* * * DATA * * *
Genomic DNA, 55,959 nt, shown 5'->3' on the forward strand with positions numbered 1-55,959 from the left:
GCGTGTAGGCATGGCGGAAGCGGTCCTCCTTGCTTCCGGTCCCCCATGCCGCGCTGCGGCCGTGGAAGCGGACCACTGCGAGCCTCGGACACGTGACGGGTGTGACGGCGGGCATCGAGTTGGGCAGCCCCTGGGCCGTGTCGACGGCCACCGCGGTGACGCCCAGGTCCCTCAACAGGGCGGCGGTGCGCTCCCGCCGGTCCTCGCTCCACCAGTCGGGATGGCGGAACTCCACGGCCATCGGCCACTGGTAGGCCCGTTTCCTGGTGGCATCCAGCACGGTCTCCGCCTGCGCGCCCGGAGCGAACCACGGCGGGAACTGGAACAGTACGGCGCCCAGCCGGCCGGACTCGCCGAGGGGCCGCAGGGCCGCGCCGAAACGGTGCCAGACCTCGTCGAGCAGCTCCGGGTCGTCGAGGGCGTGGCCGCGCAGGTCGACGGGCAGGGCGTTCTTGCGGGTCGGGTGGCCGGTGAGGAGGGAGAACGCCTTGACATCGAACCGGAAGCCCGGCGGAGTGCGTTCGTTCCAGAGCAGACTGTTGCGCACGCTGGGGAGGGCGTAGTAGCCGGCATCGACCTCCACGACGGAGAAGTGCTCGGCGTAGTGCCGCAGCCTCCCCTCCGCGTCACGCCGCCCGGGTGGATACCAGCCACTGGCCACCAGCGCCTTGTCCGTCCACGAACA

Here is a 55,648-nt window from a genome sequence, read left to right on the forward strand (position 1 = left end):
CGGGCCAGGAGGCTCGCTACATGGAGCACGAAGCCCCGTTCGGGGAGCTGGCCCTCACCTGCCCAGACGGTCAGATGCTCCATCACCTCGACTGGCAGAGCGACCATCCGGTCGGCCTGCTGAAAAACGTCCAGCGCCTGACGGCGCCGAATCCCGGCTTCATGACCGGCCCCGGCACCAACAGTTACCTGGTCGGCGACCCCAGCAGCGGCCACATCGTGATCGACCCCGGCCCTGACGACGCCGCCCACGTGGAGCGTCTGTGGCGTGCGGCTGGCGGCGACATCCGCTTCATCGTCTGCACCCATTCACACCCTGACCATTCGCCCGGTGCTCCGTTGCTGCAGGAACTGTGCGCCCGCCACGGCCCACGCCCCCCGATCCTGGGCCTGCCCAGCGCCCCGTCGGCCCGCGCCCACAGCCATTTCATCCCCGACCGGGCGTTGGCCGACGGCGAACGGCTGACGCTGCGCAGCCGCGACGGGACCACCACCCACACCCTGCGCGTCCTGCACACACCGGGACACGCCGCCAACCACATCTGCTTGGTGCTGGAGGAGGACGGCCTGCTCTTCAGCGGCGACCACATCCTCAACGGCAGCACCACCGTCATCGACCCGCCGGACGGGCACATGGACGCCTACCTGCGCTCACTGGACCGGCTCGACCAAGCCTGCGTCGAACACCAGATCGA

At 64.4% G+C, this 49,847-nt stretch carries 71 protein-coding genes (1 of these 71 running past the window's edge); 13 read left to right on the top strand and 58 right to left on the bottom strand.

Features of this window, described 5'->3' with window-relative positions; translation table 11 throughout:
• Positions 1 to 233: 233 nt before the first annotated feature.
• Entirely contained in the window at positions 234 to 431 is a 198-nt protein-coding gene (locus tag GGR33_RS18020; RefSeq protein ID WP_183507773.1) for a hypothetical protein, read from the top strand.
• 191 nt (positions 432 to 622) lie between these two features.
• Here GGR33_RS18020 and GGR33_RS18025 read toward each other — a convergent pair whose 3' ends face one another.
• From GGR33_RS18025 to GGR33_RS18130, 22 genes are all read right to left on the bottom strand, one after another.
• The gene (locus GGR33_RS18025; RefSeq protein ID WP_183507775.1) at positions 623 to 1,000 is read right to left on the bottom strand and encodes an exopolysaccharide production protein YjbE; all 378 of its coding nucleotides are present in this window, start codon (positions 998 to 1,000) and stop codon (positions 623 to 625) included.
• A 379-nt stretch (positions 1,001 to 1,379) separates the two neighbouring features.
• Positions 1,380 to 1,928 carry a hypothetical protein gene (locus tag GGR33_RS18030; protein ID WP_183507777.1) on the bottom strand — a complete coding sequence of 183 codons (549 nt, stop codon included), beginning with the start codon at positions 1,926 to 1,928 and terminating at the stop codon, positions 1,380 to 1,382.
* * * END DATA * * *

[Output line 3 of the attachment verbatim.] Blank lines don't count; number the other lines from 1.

Here is a 55,648-nt window from a genome sequence, read left to right on the forward strand (position 1 = left end):